Carl Nassib, in a very direct but informal way, announced to the world a few months ago that he is gay.

"I just wanted to take a quick moment to say that I'm gay," Nassib said in an Instagram video. "I've been meaning to do this for a while now but finally feel comfortable getting it off my chest. I really have the best life, the best family, friends and job a guy can ask for."

For reasons that our Chris Hine articulated quite well at the time, the fact that Nassib — a defensive lineman actively playing for the NFL's Raiders — made this step carried a great deal of significance.

Nassib is a good player but hardly a star player. But he figured to be on the field for the Raiders at the start of the season when he would make history.

Nassib didn't just do that. He saved the game for the Raiders as well.

In a wild game with an even wilder overtime, Nassib's sack of Ravens QB Lamar Jackson caused a fumble that Las Vegas recovered. The Raiders scored the winning TD on the ensuing possession, sending the home crowd into a frenzy.

Nassib, for his part, was understated — just as he was a few months ago.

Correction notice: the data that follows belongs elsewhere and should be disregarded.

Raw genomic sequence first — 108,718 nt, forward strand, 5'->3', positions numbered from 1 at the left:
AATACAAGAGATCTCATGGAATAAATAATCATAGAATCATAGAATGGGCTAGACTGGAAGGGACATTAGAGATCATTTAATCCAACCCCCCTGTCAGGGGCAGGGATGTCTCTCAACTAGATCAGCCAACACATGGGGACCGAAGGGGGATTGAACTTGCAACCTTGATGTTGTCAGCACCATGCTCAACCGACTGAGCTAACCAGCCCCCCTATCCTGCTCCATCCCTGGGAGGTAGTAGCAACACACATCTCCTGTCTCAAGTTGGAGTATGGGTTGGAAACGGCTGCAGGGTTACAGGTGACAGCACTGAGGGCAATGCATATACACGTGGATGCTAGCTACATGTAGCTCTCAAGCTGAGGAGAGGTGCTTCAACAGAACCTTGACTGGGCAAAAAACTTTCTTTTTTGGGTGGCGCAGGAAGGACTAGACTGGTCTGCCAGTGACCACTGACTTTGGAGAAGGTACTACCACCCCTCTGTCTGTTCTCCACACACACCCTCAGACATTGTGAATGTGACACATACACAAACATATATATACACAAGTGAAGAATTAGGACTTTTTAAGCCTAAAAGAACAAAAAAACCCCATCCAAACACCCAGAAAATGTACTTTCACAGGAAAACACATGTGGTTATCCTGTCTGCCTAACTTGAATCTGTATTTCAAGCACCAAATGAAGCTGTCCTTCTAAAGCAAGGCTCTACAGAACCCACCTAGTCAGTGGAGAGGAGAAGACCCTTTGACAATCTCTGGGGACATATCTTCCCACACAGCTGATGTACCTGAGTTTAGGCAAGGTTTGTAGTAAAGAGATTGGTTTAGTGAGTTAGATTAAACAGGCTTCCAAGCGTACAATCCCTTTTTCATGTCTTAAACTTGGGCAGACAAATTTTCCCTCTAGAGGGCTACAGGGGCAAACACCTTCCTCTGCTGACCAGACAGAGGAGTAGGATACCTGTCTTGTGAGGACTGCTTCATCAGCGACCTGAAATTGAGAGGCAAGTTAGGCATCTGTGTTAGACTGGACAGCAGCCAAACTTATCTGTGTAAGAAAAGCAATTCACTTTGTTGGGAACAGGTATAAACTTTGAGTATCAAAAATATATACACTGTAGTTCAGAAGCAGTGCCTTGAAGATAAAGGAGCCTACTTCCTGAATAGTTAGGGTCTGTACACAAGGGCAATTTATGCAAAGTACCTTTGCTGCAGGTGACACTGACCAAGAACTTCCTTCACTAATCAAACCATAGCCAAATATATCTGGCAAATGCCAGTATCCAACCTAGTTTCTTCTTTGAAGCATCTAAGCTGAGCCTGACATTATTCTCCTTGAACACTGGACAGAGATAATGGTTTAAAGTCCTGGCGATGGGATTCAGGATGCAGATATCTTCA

"Lot of firsts today," Nassib said after the game. "No one blinked. It was awesome. It was a great team win, for sure."

Now: There are those that would say that Nassib coming out as gay is "no big deal" in 2021. According to the Williams Institute, 3.5% of U.S. adults identify as lesbian, gay or bisexual. So several million Americans are like Nassib in that way.

But as Hine wrote a few months ago, Nassib coming out is still important in two ways:

One, it shows a certain progress, particularly in the NFL and particularly in contrast to Michael Sam's experience several years ago.

Two, Nassib is now a role model.

As Hine wrote: "If I had someone like Nassib to look up to when I was younger, perhaps I wouldn't have spent so many sleepless nights wondering if I'd ever be able to come out. He can let people know it's OK."

And on the field Monday, Nassib was more than OK. He was the difference-maker again.